In my version the First Order is not another carbon copy of the Empire, it is a group of independent systems of the Outer Rim who want to re-establish the Empire, because they felt that the New Republic (founded and financed by the Core Worlds) did not represent their needs or interests. I based it on the Unification War of the TV series Firefly, where the "Alliance" is actually seen as the villain, and we focus our attention on the losers. In this sense Kylo Ren is not an angry / emo teenager whose motives are confused and contradictory, he is actually an idealist trying to remedy the injustice created by his mother.

    3. The Red Guerrilla
    Speaking of Kylo Ren ... I based his character on Che Guevara and renamed him Malak (although during the saga he has more similarities with Revan).
    He doesn't wear a mask (also because the reason for wearing one is pretty inconsistent in the movies) and is more like an anti-hero than a "villain" with a redeeming arc like Vader. He starts by trying to do everything possible to give a voice to those who have been excluded from the decisions of the new republic, fighting for the rights of the poorest planets (those of the Outer Rim) and he feels responsible due his mother founded the New Republic which he consider a greedy government, not open to change or to listen to everyone's opinion.
    The First Order recognizes that Palpatine was not a good emperor and did bad and bad things, but still believes the galaxy must have a strong leader who cares for everyone's interests while the Republic is full of bureaucracy, corporate interference and games of power that ended up in a clogged system that doesn't really work. If the Empire were the Nazis of the Star Wars Universe, the First Order is more like the Communist, in theory they fight for justice and equality but they use extreme methods and their classism view of the Galaxy prevents any kind of communication or compromises.

    4. The worst sin the Sequel ever commited
    My biggest disappointment in the sequel has to be the Finn character. Disney seemed to promise us the first black protagonist in a Star Wars movie, but either they broke that promise or they couldn't keep it.
    A stormtropper defector is such an interesting concept, they could have written a very interesting and profound character but instead they turned it into a literal joke, a silly black comic relief. He is almost like Ron in the Harry Potter saga, a character who is always scared, always screams and hardly ever contributed significantly to the team or the overall story.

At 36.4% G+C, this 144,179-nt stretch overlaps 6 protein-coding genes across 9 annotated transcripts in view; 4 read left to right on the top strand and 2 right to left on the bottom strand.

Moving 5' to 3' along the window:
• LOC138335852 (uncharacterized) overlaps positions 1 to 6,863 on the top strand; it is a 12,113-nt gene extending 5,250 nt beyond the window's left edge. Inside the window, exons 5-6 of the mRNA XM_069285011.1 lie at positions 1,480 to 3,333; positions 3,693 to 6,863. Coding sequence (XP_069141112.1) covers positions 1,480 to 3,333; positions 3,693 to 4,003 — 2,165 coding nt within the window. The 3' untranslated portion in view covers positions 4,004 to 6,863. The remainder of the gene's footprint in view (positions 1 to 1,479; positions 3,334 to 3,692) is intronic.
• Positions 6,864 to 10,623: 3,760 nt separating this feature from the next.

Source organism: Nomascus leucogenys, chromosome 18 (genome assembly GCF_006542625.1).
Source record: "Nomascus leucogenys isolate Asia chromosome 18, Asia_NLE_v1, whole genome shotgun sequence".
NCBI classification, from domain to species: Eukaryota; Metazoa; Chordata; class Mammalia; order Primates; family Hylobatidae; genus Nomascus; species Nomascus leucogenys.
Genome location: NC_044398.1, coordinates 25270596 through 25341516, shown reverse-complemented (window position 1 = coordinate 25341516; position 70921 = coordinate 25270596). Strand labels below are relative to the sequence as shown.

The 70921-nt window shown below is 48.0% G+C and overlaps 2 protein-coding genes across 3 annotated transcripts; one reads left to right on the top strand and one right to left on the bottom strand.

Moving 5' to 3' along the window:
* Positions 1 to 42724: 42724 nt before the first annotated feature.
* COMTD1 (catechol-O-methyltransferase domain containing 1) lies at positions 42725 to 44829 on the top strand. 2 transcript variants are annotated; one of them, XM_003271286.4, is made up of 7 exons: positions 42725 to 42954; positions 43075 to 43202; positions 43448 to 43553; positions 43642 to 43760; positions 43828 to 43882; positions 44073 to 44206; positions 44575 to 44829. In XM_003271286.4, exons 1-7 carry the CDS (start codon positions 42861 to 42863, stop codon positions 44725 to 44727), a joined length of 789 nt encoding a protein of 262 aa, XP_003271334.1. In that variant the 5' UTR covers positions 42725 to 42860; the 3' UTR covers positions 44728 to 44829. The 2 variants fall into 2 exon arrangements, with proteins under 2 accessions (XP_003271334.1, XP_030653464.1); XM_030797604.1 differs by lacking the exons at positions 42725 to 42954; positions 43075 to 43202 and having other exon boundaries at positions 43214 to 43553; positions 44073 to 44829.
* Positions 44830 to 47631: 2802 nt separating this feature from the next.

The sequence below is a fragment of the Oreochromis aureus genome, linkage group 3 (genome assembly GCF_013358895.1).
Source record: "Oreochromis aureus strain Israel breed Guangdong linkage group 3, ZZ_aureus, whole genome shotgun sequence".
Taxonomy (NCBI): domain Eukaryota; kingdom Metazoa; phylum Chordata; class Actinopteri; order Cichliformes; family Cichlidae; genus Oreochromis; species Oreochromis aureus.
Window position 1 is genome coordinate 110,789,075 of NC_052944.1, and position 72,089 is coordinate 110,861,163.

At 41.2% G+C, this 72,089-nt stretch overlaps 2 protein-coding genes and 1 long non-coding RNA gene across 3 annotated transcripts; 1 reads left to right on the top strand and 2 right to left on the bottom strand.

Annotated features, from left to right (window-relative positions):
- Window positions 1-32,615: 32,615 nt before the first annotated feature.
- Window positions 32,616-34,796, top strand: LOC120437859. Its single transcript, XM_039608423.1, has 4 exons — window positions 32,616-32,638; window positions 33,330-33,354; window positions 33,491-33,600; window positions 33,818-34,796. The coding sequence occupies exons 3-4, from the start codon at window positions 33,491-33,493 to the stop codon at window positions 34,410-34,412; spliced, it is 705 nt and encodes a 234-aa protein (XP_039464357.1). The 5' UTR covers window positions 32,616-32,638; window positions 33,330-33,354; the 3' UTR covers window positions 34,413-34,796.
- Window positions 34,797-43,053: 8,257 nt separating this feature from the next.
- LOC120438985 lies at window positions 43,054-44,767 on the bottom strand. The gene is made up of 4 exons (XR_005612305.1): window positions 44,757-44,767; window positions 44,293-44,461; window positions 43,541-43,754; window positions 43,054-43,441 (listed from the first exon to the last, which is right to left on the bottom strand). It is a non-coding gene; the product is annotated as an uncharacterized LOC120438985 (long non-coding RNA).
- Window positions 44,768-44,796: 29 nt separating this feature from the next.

Finn is, without a doubt, the most wasted potential of the new trilogy, he's the only good and fresh idea JJ had to offer ... and he didn't do absolutely nothing with it!
    My version of Finn is a very different character: there is no reconditioning. Finn really thinks the First Order is good, as are everyone in it. His decision to desert has nothing to do with "what is right". Finn admires both Captain Phasma and Kylo Ren (Malak), but he realizes he's not prepared for the horrors of war.

    He is clearly obsessed with the decision to free Poe and would rather not have to help a prisoner escape, but he thinks it's the only option to escape the war because he can't fly the Tie-Fighter. Then during the film he expresses his concerns against the Republic and his lack of interest in war, fiercely arguing with Poe. Only because of her growing attachment to Rey he finally decides to join the Resistance, not because it's "the right thing to do" but because she is the person he loves.
    I wanted to create a more complex and not two-dimensional character like in the Disney film: who first is in the First Order and only the second after celebrates their death during his escape. Why should Finn enjoy killing his teammates? Is he a psychopath?
    I know the film unsubtle tells us the First Order are basically Nazis, but they are still people, right? They are not an army of clones or droids whose deaths we can blatantly ignore.
    There are already enough figures praising war in the real world, can we have a more honest mind in a fictional film?
    It's ridiculous to me that all the promises fans had when they saw the first trailer, and the limitless opportunities Finn's character had to offer are completely obliterate in his second scene. Believe me it's painful, because they could do anything ... anything else and it would have been at least something.
    They based a character on an idea full of potential, but essentially it remains an empty character waiting for something interesting to say or do. His former alliance with the First Order is quickly dismissed and is never used as an interesting or useful trait.

    5. The new trio
    Another big change: Poe reunites with Finn at the end of First Act and not at the end of Act II. If Finn is a wasted character, it is even more difficult to define Poe. If at least Finn starts with an interesting idea Poe has almost nothing, his only quality is that he is a good pilot ... ok, but in the Disney version Rey is a good pilot too (so much so that in the third movie is even hinted that Rey is actually better), so why do we need Poe?